This breakthrough battery technology is seen as revolutionary to increasing the energy density of EV batteries.
Amprius also has a materials R&D lab in Nanjing, China, as well as a high volume battery manufacturing facility in Wuxi, China. However there is no confirmed connection of Amprius Technologies to Tesla.
The silicon nanowires also improves solid-electrolyte-interphase (SEI) & cycle life. SEI is a process in which a microscopic coating forms on the electrode surfaces inside the battery from the decomposition of the electrolytes, which are created from cycles of recharging and discharging. It can be considered as a new battery's "break-in process," which helps batteries maintain their charge.
The SEI formation is considered a defect of modern batteries, contributing to electrode surface instability, which leads to battery degradation over time.
Another benefit to silicon nanowires is that the battery's anode thickness is reduced to half of a graphite electrode thickness, so more batteries can fit in the same space leading to longer range EVs.
In addition, more energy dense batteries with 400 Wh/kg or higher can also be used for electric vertical takeoff and landing VTOL aircraft that companies such as Uber and Joby Aviation are working on for future air taxi services.
Tesla is also working with China's leading battery producer CATL, which claims it's developing a 1.2 million mile EV battery with a 16-year lifespan. CATL is Tesla's battery supplier for its Model 3 vehicles built in China at Tesla's new Shanghai factory.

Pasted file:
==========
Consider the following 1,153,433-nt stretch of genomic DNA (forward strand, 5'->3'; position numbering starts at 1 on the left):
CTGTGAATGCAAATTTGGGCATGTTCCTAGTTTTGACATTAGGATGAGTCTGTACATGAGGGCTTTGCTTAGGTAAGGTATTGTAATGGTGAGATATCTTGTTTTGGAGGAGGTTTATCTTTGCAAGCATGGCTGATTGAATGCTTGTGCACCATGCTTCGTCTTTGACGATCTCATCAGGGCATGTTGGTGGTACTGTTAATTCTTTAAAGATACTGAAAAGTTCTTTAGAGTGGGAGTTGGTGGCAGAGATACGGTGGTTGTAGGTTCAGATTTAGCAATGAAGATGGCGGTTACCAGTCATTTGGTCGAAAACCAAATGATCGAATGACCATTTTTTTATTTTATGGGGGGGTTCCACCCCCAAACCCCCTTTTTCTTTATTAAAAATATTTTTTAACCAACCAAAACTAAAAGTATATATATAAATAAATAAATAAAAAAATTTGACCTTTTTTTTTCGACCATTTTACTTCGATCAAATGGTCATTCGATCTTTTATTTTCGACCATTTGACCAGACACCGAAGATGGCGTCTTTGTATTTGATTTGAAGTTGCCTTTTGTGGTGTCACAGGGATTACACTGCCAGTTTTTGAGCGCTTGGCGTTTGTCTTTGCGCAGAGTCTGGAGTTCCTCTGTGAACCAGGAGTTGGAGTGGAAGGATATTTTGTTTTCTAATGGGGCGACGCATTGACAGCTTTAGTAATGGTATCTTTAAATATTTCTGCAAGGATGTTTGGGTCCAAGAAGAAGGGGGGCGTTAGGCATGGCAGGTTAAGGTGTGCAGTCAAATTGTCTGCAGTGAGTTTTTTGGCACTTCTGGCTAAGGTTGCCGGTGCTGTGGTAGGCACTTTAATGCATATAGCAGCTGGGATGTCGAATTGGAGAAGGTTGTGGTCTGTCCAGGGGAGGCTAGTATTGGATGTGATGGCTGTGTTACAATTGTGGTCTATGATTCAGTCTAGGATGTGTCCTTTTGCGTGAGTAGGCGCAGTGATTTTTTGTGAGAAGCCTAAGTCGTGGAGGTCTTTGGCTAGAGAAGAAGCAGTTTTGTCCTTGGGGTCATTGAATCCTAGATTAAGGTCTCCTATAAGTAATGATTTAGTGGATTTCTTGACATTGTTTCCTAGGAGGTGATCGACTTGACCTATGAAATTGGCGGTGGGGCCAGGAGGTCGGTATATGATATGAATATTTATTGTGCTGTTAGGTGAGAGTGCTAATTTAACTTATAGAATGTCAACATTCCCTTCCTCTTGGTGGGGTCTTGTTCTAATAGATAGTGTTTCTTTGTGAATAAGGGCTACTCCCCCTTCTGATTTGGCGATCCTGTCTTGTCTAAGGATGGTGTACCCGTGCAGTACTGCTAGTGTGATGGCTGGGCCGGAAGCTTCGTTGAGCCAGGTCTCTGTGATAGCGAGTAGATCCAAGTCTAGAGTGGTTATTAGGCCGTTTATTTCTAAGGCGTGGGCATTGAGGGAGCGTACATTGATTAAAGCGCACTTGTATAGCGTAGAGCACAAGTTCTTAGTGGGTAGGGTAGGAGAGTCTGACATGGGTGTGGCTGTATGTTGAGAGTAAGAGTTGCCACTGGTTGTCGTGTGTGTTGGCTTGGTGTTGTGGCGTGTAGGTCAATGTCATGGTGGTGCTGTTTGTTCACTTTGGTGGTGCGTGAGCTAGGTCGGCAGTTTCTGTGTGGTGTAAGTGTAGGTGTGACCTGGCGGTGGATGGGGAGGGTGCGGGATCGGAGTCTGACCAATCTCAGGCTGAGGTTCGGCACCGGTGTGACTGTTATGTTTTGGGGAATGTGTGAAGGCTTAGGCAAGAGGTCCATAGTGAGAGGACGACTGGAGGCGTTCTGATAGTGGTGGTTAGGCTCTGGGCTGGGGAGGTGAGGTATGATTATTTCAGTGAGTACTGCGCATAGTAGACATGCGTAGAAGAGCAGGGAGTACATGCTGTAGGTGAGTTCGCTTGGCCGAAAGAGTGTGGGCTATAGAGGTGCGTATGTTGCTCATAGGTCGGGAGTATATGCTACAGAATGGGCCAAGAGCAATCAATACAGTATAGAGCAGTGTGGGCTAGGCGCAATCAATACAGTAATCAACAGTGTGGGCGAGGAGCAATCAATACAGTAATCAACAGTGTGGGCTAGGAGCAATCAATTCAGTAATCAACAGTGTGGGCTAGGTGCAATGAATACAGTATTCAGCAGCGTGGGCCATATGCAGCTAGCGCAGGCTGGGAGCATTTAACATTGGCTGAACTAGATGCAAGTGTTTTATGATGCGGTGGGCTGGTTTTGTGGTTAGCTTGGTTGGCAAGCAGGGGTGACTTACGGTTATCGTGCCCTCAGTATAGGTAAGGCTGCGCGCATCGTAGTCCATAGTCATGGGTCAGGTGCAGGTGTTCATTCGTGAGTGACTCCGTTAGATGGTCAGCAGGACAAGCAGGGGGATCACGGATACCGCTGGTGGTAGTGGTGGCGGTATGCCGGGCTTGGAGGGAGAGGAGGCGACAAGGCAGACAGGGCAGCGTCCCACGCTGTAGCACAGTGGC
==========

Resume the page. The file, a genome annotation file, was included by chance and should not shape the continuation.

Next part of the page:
In February, CATL announced it inked a two-year deal to supply batteries to Tesla. The lucrative deal followed months of negotiations, with Tesla Chief Executive Officer Elon Musk traveling to Shanghai to meet with CATL's Chairman Zeng.
Without further speculation on Tesla's game-changing battery breakthrough, we'll have to wait another month for the company's big announcement.
Tesla's 2020 Annual Meeting of Stockholders will be held on Tuesday, September 22, 2020, at 1:30 PM Pacific Time. Immediately following the annual meeting will be Tesla's much anticipated Battery Day event. Live video webcasts of both events will be accessible to the general public.
Tesla said that a very "limited number of stockholders" will be able to attend both of the events due to the current pandemic restrictions. A lottery will be held to select attendees.
resource from: Reuters
Originally hailing from New Jersey, Eric is a automotive & technology reporter covering the high-tech industry here in Silicon Valley. He has over 15 years of automotive experience and a bachelors degree in computer science. These skills, combined with technical writing and news reporting, allows him to fully understand and identify new and innovative technologies in the auto industry and beyond. He has worked at Uber on self-driving cars and as a technical writer, helping people to understand and work with technology.